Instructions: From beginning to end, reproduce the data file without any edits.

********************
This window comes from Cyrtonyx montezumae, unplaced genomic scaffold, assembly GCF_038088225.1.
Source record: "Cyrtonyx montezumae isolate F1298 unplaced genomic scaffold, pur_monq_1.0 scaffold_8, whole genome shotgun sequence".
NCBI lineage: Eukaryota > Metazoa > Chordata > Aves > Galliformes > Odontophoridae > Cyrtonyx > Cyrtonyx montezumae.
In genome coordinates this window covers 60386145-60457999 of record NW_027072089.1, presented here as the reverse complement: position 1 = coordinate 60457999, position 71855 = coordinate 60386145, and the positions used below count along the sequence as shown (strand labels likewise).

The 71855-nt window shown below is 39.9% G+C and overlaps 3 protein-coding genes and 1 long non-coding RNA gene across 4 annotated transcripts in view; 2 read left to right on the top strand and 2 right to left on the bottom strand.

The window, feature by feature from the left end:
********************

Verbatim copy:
This window comes from Cyrtonyx montezumae, unplaced genomic scaffold, assembly GCF_038088225.1.
Source record: "Cyrtonyx montezumae isolate F1298 unplaced genomic scaffold, pur_monq_1.0 scaffold_8, whole genome shotgun sequence".
NCBI lineage: Eukaryota > Metazoa > Chordata > Aves > Galliformes > Odontophoridae > Cyrtonyx > Cyrtonyx montezumae.
In genome coordinates this window covers 60386145-60457999 of record NW_027072089.1, presented here as the reverse complement: position 1 = coordinate 60457999, position 71855 = coordinate 60386145, and the positions used below count along the sequence as shown (strand labels likewise).

The 71855-nt window shown below is 39.9% G+C and overlaps 3 protein-coding genes and 1 long non-coding RNA gene across 4 annotated transcripts in view; 2 read left to right on the top strand and 2 right to left on the bottom strand.

The window, feature by feature from the left end: